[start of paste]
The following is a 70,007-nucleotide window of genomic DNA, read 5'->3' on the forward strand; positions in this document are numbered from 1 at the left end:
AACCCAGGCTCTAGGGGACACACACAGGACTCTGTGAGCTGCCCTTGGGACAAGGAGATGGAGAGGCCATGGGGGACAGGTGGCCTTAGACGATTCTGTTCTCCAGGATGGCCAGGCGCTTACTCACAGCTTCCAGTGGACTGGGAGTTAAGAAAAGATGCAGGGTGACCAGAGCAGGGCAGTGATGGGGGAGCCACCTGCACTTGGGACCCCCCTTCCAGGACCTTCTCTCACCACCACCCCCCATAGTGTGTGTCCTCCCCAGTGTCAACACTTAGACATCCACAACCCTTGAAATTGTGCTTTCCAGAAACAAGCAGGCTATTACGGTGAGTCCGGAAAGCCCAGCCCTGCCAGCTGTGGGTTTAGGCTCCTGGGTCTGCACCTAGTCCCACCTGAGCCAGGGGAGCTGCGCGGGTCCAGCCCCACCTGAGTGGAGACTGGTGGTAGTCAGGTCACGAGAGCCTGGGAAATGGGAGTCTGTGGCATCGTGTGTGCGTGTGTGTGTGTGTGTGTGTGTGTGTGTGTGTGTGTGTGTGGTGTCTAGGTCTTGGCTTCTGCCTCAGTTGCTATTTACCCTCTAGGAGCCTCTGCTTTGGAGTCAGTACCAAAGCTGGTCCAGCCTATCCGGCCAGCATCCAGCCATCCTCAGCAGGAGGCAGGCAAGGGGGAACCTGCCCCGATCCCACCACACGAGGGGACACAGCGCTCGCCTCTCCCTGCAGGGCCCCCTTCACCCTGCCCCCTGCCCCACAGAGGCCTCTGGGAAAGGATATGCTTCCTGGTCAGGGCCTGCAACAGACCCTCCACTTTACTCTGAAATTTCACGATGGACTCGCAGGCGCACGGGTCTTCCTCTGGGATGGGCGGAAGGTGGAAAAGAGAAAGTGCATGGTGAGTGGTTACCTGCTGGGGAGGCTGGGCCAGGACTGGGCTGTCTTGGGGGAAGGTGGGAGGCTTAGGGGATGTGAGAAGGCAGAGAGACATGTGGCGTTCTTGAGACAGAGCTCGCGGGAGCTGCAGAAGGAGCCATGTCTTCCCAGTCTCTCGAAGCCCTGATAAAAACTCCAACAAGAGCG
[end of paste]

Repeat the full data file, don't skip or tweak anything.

The following is a 70,007-nucleotide window of genomic DNA, read 5'->3' on the forward strand; positions in this document are numbered from 1 at the left end:
AACCCAGGCTCTAGGGGACACACACAGGACTCTGTGAGCTGCCCTTGGGACAAGGAGATGGAGAGGCCATGGGGGACAGGTGGCCTTAGACGATTCTGTTCTCCAGGATGGCCAGGCGCTTACTCACAGCTTCCAGTGGACTGGGAGTTAAGAAAAGATGCAGGGTGACCAGAGCAGGGCAGTGATGGGGGAGCCACCTGCACTTGGGACCCCCCTTCCAGGACCTTCTCTCACCACCACCCCCCATAGTGTGTGTCCTCCCCAGTGTCAACACTTAGACATCCACAACCCTTGAAATTGTGCTTTCCAGAAACAAGCAGGCTATTACGGTGAGTCCGGAAAGCCCAGCCCTGCCAGCTGTGGGTTTAGGCTCCTGGGTCTGCACCTAGTCCCACCTGAGCCAGGGGAGCTGCGCGGGTCCAGCCCCACCTGAGTGGAGACTGGTGGTAGTCAGGTCACGAGAGCCTGGGAAATGGGAGTCTGTGGCATCGTGTGTGCGTGTGTGTGTGTGTGTGTGTGTGTGTGTGTGTGTGTGTGTGGTGTCTAGGTCTTGGCTTCTGCCTCAGTTGCTATTTACCCTCTAGGAGCCTCTGCTTTGGAGTCAGTACCAAAGCTGGTCCAGCCTATCCGGCCAGCATCCAGCCATCCTCAGCAGGAGGCAGGCAAGGGGGAACCTGCCCCGATCCCACCACACGAGGGGACACAGCGCTCGCCTCTCCCTGCAGGGCCCCCTTCACCCTGCCCCCTGCCCCACAGAGGCCTCTGGGAAAGGATATGCTTCCTGGTCAGGGCCTGCAACAGACCCTCCACTTTACTCTGAAATTTCACGATGGACTCGCAGGCGCACGGGTCTTCCTCTGGGATGGGCGGAAGGTGGAAAAGAGAAAGTGCATGGTGAGTGGTTACCTGCTGGGGAGGCTGGGCCAGGACTGGGCTGTCTTGGGGGAAGGTGGGAGGCTTAGGGGATGTGAGAAGGCAGAGAGACATGTGGCGTTCTTGAGACAGAGCTCGCGGGAGCTGCAGAAGGAGCCATGTCTTCCCAGTCTCTCGAAGCCCTGATAAAAACTCCAACAAGAGCG